One of those major changes was improving how manure was handled. Prior to 2007, the dairy was spending anywhere from $80,000 to $90,000 per year hiring dump trucks and excavators to take out the manure solids from three settling bays and three lagoons in the spring and fall. Not only was it costly, it also had a larger environmental footprint with several heavy machines being run to pick up manure. READ MORE
Published in Profiles
June 8, 2017, Charleston, WV – West Virginia’s Department of Agriculture says plans have been written for managing fertilizer and other nutrients on 90,000 acres in the state’s eight-county Chesapeake Bay drainage region.

Agriculture Commissioner Kent Leonhardt says West Virginia is furthest along among the bay’s watershed states toward the goal, which helps restore land for productive use. READ MORE
Published in State
June 7, 2017, Ada, OH – Manure is (and always has been) part of livestock production, but in recent years it has been increasingly viewed as an asset instead of a liability. Experts emphasize, however, that to get the full benefits and minimize the drawbacks of manure application for the benefit of all parties involved, planning and preparation are extremely important.

“It has to be a sustainable operation for the applicator, the livestock producers and the crop producers,” said Eric Dresbach, president of W.D. Farms, LLC, during a presentation at the Conservation Tillage and Technology Conference in Ada this spring. “Everybody has to win and nobody can win big.” READ MORE
Published in Other
June 5, 2017, WI - The vice chair of the Wisconsin Natural Resources Board says he's confident the Wisconsin Department of Natural Resources is committed to reducing water pollution problems caused by manure runoff and that a formal proposal to do so is coming soon.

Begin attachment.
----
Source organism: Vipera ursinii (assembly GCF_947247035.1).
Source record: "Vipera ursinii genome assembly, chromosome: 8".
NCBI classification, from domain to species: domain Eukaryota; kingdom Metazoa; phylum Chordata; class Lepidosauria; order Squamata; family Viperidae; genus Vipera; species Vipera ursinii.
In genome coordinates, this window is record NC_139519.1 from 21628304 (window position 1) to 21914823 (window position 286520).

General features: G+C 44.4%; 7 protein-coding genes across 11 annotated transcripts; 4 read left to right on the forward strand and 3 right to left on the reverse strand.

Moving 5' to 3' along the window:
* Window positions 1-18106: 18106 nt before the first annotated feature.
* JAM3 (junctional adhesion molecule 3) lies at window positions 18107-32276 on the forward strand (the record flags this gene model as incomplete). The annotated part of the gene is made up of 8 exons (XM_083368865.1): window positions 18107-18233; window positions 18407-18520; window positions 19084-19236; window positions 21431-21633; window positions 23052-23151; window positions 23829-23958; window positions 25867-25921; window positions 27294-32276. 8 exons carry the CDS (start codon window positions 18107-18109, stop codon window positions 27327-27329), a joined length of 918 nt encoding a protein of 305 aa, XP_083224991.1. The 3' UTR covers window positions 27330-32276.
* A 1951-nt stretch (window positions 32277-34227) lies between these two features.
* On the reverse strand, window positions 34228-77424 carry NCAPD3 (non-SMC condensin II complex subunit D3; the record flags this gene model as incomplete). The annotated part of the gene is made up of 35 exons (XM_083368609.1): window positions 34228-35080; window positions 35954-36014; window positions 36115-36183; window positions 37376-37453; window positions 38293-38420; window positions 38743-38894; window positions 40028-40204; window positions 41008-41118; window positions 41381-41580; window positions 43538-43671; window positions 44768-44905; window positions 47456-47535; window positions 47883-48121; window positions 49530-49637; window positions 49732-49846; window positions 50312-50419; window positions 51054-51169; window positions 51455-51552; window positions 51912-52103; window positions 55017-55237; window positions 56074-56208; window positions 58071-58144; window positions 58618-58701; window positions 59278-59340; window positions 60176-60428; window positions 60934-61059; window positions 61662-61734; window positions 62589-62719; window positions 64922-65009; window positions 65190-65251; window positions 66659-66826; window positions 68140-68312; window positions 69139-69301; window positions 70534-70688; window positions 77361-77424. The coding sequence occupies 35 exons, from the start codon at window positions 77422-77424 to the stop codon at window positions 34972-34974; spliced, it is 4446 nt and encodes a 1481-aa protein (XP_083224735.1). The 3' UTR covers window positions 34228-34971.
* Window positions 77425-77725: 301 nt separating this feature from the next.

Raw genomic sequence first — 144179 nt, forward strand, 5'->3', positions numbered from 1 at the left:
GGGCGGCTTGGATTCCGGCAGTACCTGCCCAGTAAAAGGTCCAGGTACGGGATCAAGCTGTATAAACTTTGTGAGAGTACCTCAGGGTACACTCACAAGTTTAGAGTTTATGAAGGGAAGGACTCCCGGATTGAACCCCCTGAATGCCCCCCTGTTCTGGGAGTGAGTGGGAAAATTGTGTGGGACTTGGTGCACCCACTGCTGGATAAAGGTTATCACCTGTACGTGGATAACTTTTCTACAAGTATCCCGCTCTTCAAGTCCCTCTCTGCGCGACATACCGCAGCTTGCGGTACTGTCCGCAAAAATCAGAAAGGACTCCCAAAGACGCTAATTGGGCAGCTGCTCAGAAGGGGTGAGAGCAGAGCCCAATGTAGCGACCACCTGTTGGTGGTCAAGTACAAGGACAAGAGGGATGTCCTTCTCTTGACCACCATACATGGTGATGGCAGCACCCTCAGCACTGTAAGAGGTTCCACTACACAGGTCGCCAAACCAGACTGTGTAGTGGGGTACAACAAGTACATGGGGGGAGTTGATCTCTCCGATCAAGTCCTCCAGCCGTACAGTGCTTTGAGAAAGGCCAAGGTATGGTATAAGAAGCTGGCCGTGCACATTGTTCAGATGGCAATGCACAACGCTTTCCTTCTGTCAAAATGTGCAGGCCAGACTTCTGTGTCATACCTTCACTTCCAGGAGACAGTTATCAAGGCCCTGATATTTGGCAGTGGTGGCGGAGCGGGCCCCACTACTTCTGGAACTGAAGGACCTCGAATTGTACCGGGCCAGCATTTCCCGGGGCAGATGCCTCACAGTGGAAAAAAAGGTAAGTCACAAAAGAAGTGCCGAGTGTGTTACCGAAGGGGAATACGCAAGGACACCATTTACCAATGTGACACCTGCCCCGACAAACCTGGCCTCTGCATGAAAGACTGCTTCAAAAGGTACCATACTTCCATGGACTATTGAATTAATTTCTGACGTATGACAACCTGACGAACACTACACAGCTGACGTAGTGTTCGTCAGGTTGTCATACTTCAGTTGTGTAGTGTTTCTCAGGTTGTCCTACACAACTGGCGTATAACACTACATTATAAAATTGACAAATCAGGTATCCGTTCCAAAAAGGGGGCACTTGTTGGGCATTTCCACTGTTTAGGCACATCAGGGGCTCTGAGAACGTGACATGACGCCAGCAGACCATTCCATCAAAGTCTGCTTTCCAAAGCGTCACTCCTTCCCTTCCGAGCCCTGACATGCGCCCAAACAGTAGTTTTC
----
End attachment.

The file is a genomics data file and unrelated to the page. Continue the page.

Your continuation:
Vice Chair Dr. Frederick Prehn has been monitoring the work of a technical advisory committee set up by the DNR in October 2016 to discuss potential changes in state rules. He said he expects a draft proposal to be ready in a month or two that will be available for public review and input.  

The changes are likely to address targeted performance standards for farmers in areas of the state with bedrock particularly vulnerable to groundwater contamination. READ MORE
Published in News
June 5, 2017, PA - Pennsylvania is offering a limited number of $1,000 grants to dairy farmers to help pay for the cost of developing plans to meet baseline agricultural compliance.

The grants can be used to offset some of the costs of preparing Nutrient Management, Manure Management and Agriculture Erosion and Sediment Control Plans. Time is of the essence, however, because grant money must be spent by June 30.

Confined Animal Feeding Operations (CAFOs), those with 1,000 or more animal units, already must have Nutrient Management Plans in order to operate. But all Pennsylvania livestock farms, regardless of size, must have Manure Management and Agriculture Erosion and Sediment Control plans.

In fact, the requirement for a Manure Management Plan has been on the books since 1972.

Having basic manure management plans in place has been an expectation for decades. However, inspections are now occurring in Pennsylvania. READ MORE
Published in Dairy
May 31, 2017, Orange County, Cali. - In the "Back to the Future" film franchise trilogy, Dr. Emmet Brown replaced the plutonium-based nuclear generator in the De Lorean time machine with a "Mr. Fusion" generator from the future that uses garbage as fuel.

CR & R Environmental Services has a similar dream for the future – turning waste into energy through an advanced technology called anaerobic digestion. Anaerobic digestion produces "biogas" from organic waste in a zero waste, 100 percent renewable process.